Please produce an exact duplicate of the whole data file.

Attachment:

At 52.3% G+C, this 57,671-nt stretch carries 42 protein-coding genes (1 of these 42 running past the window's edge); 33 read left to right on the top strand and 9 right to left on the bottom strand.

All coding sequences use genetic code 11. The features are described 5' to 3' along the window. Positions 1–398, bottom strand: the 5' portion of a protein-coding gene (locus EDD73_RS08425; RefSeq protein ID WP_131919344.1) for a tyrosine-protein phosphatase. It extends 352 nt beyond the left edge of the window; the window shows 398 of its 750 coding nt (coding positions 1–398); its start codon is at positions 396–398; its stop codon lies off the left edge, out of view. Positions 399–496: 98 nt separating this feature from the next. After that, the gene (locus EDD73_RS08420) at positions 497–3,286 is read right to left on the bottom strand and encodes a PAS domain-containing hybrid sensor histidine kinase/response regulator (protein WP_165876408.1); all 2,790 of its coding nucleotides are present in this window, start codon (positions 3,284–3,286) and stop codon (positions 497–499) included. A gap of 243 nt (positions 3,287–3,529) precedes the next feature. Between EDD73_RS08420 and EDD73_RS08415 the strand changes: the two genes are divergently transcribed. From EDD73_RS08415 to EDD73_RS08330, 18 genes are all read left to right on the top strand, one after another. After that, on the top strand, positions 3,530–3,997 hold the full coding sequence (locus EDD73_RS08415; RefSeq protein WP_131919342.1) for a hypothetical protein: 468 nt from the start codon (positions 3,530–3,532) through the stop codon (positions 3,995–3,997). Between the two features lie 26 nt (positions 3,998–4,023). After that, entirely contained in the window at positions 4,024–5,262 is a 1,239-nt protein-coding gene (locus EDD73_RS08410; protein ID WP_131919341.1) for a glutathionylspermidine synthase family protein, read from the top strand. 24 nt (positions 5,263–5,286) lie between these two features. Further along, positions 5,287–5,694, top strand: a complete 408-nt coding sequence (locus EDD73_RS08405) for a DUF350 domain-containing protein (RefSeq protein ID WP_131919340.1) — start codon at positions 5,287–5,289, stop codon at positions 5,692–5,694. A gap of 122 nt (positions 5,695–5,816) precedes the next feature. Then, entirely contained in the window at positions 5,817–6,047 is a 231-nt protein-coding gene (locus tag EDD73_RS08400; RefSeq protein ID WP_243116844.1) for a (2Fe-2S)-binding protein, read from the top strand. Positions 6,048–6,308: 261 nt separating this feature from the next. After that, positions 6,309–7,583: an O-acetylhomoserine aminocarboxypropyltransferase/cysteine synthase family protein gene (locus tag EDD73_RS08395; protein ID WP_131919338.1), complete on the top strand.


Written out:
At 52.3% G+C, this 57,671-nt stretch carries 42 protein-coding genes (1 of these 42 running past the window's edge); 33 read left to right on the top strand and 9 right to left on the bottom strand.

All coding sequences use genetic code 11. The features are described 5' to 3' along the window. Positions 1–398, bottom strand: the 5' portion of a protein-coding gene (locus EDD73_RS08425; RefSeq protein ID WP_131919344.1) for a tyrosine-protein phosphatase. It extends 352 nt beyond the left edge of the window; the window shows 398 of its 750 coding nt (coding positions 1–398); its start codon is at positions 396–398; its stop codon lies off the left edge, out of view. Positions 399–496: 98 nt separating this feature from the next. After that, the gene (locus EDD73_RS08420) at positions 497–3,286 is read right to left on the bottom strand and encodes a PAS domain-containing hybrid sensor histidine kinase/response regulator (protein WP_165876408.1); all 2,790 of its coding nucleotides are present in this window, start codon (positions 3,284–3,286) and stop codon (positions 497–499) included. A gap of 243 nt (positions 3,287–3,529) precedes the next feature. Between EDD73_RS08420 and EDD73_RS08415 the strand changes: the two genes are divergently transcribed. From EDD73_RS08415 to EDD73_RS08330, 18 genes are all read left to right on the top strand, one after another. After that, on the top strand, positions 3,530–3,997 hold the full coding sequence (locus EDD73_RS08415; RefSeq protein WP_131919342.1) for a hypothetical protein: 468 nt from the start codon (positions 3,530–3,532) through the stop codon (positions 3,995–3,997). Between the two features lie 26 nt (positions 3,998–4,023). After that, entirely contained in the window at positions 4,024–5,262 is a 1,239-nt protein-coding gene (locus EDD73_RS08410; protein ID WP_131919341.1) for a glutathionylspermidine synthase family protein, read from the top strand. 24 nt (positions 5,263–5,286) lie between these two features. Further along, positions 5,287–5,694, top strand: a complete 408-nt coding sequence (locus EDD73_RS08405) for a DUF350 domain-containing protein (RefSeq protein ID WP_131919340.1) — start codon at positions 5,287–5,289, stop codon at positions 5,692–5,694. A gap of 122 nt (positions 5,695–5,816) precedes the next feature. Then, entirely contained in the window at positions 5,817–6,047 is a 231-nt protein-coding gene (locus tag EDD73_RS08400; RefSeq protein ID WP_243116844.1) for a (2Fe-2S)-binding protein, read from the top strand. Positions 6,048–6,308: 261 nt separating this feature from the next. After that, positions 6,309–7,583: an O-acetylhomoserine aminocarboxypropyltransferase/cysteine synthase family protein gene (locus tag EDD73_RS08395; protein ID WP_131919338.1), complete on the top strand.